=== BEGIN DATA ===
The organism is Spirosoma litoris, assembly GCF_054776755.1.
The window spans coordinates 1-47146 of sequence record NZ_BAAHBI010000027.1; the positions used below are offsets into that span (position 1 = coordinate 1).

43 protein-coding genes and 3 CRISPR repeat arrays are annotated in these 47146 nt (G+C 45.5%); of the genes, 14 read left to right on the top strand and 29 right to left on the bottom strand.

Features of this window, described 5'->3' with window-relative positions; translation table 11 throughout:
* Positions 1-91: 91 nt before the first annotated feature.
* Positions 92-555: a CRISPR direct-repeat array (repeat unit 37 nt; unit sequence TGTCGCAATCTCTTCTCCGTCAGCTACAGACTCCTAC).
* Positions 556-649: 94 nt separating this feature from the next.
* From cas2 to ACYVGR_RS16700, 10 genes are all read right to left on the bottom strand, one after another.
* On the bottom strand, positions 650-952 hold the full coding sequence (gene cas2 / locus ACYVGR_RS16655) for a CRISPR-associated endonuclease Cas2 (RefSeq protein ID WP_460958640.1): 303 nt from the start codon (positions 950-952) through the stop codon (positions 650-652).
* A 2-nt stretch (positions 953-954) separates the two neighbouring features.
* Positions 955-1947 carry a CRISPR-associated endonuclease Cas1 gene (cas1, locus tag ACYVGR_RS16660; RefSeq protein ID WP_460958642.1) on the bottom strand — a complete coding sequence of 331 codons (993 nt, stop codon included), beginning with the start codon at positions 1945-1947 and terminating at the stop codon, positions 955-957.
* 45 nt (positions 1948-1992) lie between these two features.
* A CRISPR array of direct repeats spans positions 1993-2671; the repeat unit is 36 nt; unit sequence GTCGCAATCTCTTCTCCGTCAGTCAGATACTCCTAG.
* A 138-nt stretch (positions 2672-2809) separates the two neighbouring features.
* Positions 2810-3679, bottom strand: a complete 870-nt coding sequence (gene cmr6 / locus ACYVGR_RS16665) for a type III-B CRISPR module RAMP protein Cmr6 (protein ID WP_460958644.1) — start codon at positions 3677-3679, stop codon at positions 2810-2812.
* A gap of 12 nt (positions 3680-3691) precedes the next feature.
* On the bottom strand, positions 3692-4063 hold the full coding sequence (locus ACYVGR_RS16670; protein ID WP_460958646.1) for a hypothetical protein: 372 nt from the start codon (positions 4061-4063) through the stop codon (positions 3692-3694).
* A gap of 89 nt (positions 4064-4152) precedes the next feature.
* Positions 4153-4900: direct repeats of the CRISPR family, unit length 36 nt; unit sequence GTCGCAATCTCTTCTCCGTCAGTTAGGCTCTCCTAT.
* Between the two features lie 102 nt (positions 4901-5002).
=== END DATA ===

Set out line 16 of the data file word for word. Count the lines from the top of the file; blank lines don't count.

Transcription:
* A gap of 12 nt (positions 3680-3691) precedes the next feature.